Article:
Here are seven questions to prepare for a storage acquisition:
- What are your storage objectives, and what do you want your storage to do?
- What is the people skill sets related to storage in your environment?
- How much of a budget do you have and what can you spend the budget on?
- What existing storage devices (disk, tape, optical) or software do you already have?
- Do you have preferred business partners, resellers or vendors to work with?
- Do you know what your storage growth and capacity needs are now and in the future?
- What are your availability and data protection needs?
Comparing apples to oranges
The storage market is full of storage products for SMBs ranging from entry-level to midrange to ultra scalable storage solutions. It is important to make apples-to-apples comparisons and look beyond how many disk drives and what storage capacity exists for a given price. Here is what SMBs should look into and compare:
- Options for accessing the storage (storage area network or network-attached storage).
- How much available RAID-protected usable storage there is.
- Additional management features -- including snapshots, local and remote mirroring, data movement and value-add software.
- What is included in the base price, along with what the additional costs are for added capacity and optional storage software components?
- Understand what your service and ongoing maintenance support fees will be in addition to upfront costs.
Vendors with SMB solutions include Dell Inc., Dot Hill Systems Corp., EMC Corp., EqualLogic Inc., Hitachi Data Systems, Hewlett-Packard Co., IBM, Intel Corp., LeftHand Networks Inc., Network Appliance Inc., StoreVault, ONStor Inc. and Sun Microsystems Inc., among others. Venues for acquiring storage solutions for SMBs include the manufacturers as well channel and distribution partners, such as Bell Microsytems Inc. and CDW Inc., among others.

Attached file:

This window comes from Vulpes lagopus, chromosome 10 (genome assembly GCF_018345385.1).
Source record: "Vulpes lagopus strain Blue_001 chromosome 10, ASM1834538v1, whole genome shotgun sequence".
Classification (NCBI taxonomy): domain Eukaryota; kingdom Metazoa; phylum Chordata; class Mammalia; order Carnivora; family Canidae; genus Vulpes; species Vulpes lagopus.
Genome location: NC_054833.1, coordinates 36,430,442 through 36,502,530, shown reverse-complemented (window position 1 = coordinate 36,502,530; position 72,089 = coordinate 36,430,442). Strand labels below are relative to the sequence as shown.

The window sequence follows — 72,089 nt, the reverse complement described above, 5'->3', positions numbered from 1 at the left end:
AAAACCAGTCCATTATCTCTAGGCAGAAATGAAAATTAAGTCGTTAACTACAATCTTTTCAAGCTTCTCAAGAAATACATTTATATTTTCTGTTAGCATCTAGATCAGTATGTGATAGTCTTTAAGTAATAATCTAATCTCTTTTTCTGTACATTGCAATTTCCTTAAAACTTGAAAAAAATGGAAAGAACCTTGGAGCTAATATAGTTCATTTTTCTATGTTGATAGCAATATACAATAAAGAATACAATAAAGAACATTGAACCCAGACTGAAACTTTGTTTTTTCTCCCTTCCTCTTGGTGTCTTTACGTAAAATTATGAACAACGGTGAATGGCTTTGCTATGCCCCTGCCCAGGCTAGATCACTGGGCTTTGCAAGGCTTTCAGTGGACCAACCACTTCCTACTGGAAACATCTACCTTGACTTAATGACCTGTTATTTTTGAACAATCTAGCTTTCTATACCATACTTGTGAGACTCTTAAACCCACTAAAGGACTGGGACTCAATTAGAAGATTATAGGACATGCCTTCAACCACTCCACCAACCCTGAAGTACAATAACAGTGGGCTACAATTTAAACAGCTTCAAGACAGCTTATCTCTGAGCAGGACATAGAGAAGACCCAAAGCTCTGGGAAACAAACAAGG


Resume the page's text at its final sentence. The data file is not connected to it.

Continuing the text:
Assuming your data storage needs will grow, look for modular storage systems that allow you to transparently manage storage including data migration across different tiers of storage. Avoid focusing just on dollar per gigabyte as a comparison; also look at performance, response time and reliability for storage.
Determine your needs on your own or with the assistance of a business partner, such as a reseller, integrator or value-added reseller, and seek out third-party and neutral opinions. Keep in mind that the lowest-cost storage may not be the cheapest solution when you add in the cost of optional management tools and software or other required components. Align the applicable technology that meets your requirements along with providing extra value to support growth and simplify day-to-day management without adding complexity.
Greg Schulz is founder and senior analyst of The StorageIO Group and author of the book Resilient Storage Networks (Elsevier).
This was first published in September 2006